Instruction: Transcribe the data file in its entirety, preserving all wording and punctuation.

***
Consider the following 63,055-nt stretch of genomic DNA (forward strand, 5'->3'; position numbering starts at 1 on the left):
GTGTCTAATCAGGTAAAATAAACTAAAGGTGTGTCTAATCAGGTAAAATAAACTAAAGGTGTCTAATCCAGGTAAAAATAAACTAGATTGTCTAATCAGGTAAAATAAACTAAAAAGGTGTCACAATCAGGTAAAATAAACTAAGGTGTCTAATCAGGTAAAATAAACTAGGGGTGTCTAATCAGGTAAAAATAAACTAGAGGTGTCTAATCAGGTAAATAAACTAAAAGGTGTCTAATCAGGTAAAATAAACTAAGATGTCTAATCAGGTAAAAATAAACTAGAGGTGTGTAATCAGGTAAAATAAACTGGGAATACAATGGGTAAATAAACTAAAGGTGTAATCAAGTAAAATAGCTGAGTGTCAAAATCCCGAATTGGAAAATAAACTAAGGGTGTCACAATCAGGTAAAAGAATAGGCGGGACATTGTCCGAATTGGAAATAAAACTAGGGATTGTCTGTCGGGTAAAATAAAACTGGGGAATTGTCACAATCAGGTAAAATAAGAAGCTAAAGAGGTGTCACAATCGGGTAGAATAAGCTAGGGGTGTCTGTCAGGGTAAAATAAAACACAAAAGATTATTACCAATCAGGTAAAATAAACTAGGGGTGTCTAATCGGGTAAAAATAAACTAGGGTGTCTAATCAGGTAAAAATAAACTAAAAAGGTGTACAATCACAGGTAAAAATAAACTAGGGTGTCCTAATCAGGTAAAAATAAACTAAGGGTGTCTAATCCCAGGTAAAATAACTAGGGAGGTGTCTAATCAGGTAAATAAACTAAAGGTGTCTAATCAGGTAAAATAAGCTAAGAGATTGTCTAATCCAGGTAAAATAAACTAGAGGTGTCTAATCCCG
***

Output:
Consider the following 63,055-nt stretch of genomic DNA (forward strand, 5'->3'; position numbering starts at 1 on the left):
GTGTCTAATCAGGTAAAATAAACTAAAGGTGTGTCTAATCAGGTAAAATAAACTAAAGGTGTCTAATCCAGGTAAAAATAAACTAGATTGTCTAATCAGGTAAAATAAACTAAAAAGGTGTCACAATCAGGTAAAATAAACTAAGGTGTCTAATCAGGTAAAATAAACTAGGGGTGTCTAATCAGGTAAAAATAAACTAGAGGTGTCTAATCAGGTAAATAAACTAAAAGGTGTCTAATCAGGTAAAATAAACTAAGATGTCTAATCAGGTAAAAATAAACTAGAGGTGTGTAATCAGGTAAAATAAACTGGGAATACAATGGGTAAATAAACTAAAGGTGTAATCAAGTAAAATAGCTGAGTGTCAAAATCCCGAATTGGAAAATAAACTAAGGGTGTCACAATCAGGTAAAAGAATAGGCGGGACATTGTCCGAATTGGAAATAAAACTAGGGATTGTCTGTCGGGTAAAATAAAACTGGGGAATTGTCACAATCAGGTAAAATAAGAAGCTAAAGAGGTGTCACAATCGGGTAGAATAAGCTAGGGGTGTCTGTCAGGGTAAAATAAAACACAAAAGATTATTACCAATCAGGTAAAATAAACTAGGGGTGTCTAATCGGGTAAAAATAAACTAGGGTGTCTAATCAGGTAAAAATAAACTAAAAAGGTGTACAATCACAGGTAAAAATAAACTAGGGTGTCCTAATCAGGTAAAAATAAACTAAGGGTGTCTAATCCCAGGTAAAATAACTAGGGAGGTGTCTAATCAGGTAAATAAACTAAAGGTGTCTAATCAGGTAAAATAAGCTAAGAGATTGTCTAATCCAGGTAAAATAAACTAGAGGTGTCTAATCCCG